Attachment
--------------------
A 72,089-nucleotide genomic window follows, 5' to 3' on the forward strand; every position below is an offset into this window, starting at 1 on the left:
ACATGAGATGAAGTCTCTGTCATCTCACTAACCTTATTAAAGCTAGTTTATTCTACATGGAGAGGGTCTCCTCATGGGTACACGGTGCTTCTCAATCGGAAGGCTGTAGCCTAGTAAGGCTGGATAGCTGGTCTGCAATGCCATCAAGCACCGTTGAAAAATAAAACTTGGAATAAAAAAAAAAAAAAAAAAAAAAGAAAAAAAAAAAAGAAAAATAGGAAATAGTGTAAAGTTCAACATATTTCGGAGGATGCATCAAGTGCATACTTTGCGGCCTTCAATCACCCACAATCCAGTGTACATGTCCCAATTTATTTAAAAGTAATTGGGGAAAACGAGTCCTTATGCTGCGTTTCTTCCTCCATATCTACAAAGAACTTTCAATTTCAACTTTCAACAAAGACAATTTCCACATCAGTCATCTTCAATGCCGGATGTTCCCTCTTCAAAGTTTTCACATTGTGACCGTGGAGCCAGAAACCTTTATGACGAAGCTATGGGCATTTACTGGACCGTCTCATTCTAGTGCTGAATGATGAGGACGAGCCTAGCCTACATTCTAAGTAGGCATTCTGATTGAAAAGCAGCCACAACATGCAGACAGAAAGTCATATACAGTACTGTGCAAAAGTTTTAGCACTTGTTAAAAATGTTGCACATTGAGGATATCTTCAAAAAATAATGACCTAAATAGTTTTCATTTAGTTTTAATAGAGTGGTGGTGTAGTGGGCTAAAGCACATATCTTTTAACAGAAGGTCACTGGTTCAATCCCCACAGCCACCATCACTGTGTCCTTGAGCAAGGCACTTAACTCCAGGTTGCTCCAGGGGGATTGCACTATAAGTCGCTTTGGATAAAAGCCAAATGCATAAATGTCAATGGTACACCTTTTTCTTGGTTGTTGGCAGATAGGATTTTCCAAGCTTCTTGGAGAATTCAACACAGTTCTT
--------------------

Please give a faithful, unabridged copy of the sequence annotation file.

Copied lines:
A 72,089-nucleotide genomic window follows, 5' to 3' on the forward strand; every position below is an offset into this window, starting at 1 on the left:
ACATGAGATGAAGTCTCTGTCATCTCACTAACCTTATTAAAGCTAGTTTATTCTACATGGAGAGGGTCTCCTCATGGGTACACGGTGCTTCTCAATCGGAAGGCTGTAGCCTAGTAAGGCTGGATAGCTGGTCTGCAATGCCATCAAGCACCGTTGAAAAATAAAACTTGGAATAAAAAAAAAAAAAAAAAAAAAAGAAAAAAAAAAAAGAAAAATAGGAAATAGTGTAAAGTTCAACATATTTCGGAGGATGCATCAAGTGCATACTTTGCGGCCTTCAATCACCCACAATCCAGTGTACATGTCCCAATTTATTTAAAAGTAATTGGGGAAAACGAGTCCTTATGCTGCGTTTCTTCCTCCATATCTACAAAGAACTTTCAATTTCAACTTTCAACAAAGACAATTTCCACATCAGTCATCTTCAATGCCGGATGTTCCCTCTTCAAAGTTTTCACATTGTGACCGTGGAGCCAGAAACCTTTATGACGAAGCTATGGGCATTTACTGGACCGTCTCATTCTAGTGCTGAATGATGAGGACGAGCCTAGCCTACATTCTAAGTAGGCATTCTGATTGAAAAGCAGCCACAACATGCAGACAGAAAGTCATATACAGTACTGTGCAAAAGTTTTAGCACTTGTTAAAAATGTTGCACATTGAGGATATCTTCAAAAAATAATGACCTAAATAGTTTTCATTTAGTTTTAATAGAGTGGTGGTGTAGTGGGCTAAAGCACATATCTTTTAACAGAAGGTCACTGGTTCAATCCCCACAGCCACCATCACTGTGTCCTTGAGCAAGGCACTTAACTCCAGGTTGCTCCAGGGGGATTGCACTATAAGTCGCTTTGGATAAAAGCCAAATGCATAAATGTCAATGGTACACCTTTTTCTTGGTTGTTGGCAGATAGGATTTTCCAAGCTTCTTGGAGAATTCAACACAGTTCTT